My first husband’s death was a violent awakening for me. It fragmented my life and deconstructed my identity. All the pieces of me had yet to coalesce into the new me when I met the next man I’d marry. Those fragments gained such ascendancy that they acted autonomously. I couldn’t hold them. I was not yet grounded in the fullness of my new reality and therein was the real danger. For I was a generous-hearted woman naively enthusiastic about what I could manage.

In my arrogance, or maybe it’s more accurate to call it ignorance or even idealism, I imagined the rest of my life to be easy. That somehow I had already arrived. I had no idea it was just the first of many initiations intended to resurrect my arrogance, ignorance and idealism. How is it human beings have lost what it means to incarnate, to take on a human life? For the woman I am today, I find this astonishing. We are generally so ill-equipped to comprehend that everything we undergo is in service to the human soul, which learns through individual experience.

Much of what we think we choose, we really don’t choose at all. In truth, we come into our life with a learning curriculum, a pattern to fulfill. We are born into an alignment with this pattern, which means we’ve already agreed to it! The task is to learn through what comes. When we learn, the trajectory of our experience shifts as the common field of the collective soul grows.

I wish someone had told me not to take anything personally. Every encounter was mine to learn through. And nothing had ever gone wrong. It was the impersonal nature of my life in action. That’s it!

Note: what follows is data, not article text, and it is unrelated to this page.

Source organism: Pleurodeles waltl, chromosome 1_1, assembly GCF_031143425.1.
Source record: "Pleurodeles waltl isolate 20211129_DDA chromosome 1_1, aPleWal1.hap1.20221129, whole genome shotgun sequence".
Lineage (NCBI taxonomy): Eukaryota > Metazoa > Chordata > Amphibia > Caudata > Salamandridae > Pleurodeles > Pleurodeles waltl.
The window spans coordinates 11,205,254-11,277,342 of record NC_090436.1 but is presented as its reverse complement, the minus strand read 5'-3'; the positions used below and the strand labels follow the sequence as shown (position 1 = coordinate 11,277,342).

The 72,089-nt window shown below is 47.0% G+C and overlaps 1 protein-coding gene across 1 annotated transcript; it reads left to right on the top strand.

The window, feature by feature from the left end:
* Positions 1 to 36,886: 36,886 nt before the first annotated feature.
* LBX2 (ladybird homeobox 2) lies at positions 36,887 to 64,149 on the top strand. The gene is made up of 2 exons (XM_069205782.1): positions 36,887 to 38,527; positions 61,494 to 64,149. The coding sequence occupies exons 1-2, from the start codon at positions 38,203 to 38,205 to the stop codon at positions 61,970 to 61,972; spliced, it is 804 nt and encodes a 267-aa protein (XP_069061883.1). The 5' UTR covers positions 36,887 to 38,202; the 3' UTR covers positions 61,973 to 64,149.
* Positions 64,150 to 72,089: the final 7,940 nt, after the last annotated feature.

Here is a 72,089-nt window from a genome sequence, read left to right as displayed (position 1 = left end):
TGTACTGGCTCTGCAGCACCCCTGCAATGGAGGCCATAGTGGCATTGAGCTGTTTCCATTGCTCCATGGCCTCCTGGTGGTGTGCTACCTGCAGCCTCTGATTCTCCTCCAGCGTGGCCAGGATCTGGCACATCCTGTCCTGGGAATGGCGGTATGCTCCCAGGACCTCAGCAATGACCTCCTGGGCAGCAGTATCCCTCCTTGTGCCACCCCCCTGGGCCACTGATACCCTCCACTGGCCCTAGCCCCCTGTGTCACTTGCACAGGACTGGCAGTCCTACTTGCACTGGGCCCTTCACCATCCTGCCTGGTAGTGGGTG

I learned in short order that being reckless with my life is not wise. I must value it as the great gift it is. I was not safe in my second marriage. Instinctually, I knew this before I married him, but I remained hidden from myself. I was bamboozled by social training that led me to believe I must accept a marriage proposal because it might be my last chance at happiness.

It was foolish at best, dangerous at worst. And as my father recently said to me about that time, “You were doing okay.” But I made a choice that turned everything upside-down.

Nevertheless, I’m here writing about it. And I learned something of such tremendous value that I feel called to share it with you.

The true measure of a woman is her willingness to honour her soul’s guidance in the midst of anything.

To say it another way: How willing are you to go against your deep instinct when faced with a dilemma or an opportunity?

The price paid for self-deceit is always accounted for in the book of life.

Drawing from the deep feminine, I’ve learned I can always source what I require and allow myself to laugh at how ridiculous it all can be. Modern woman is generally so conditioned to work against herself that she doesn’t even recognize this.

When I said yes to the call to return home after that traumatizing experience and what followed it, I was faced with the great unknown. I had no idea where I would live, how I would live, or what I would have to give to my children. But not heeding that voice was unthinkable.

It is only by trusting ourselves to the unknown that we are in a position to discover our own unique path in life. And now is the time modern woman must come to understand her essential being hidden in her own inner story.

Question for Reflection:
Who would I be if there was nothing to fight and something to learn?

Magdalen Bowyer

Magdalen Bowyer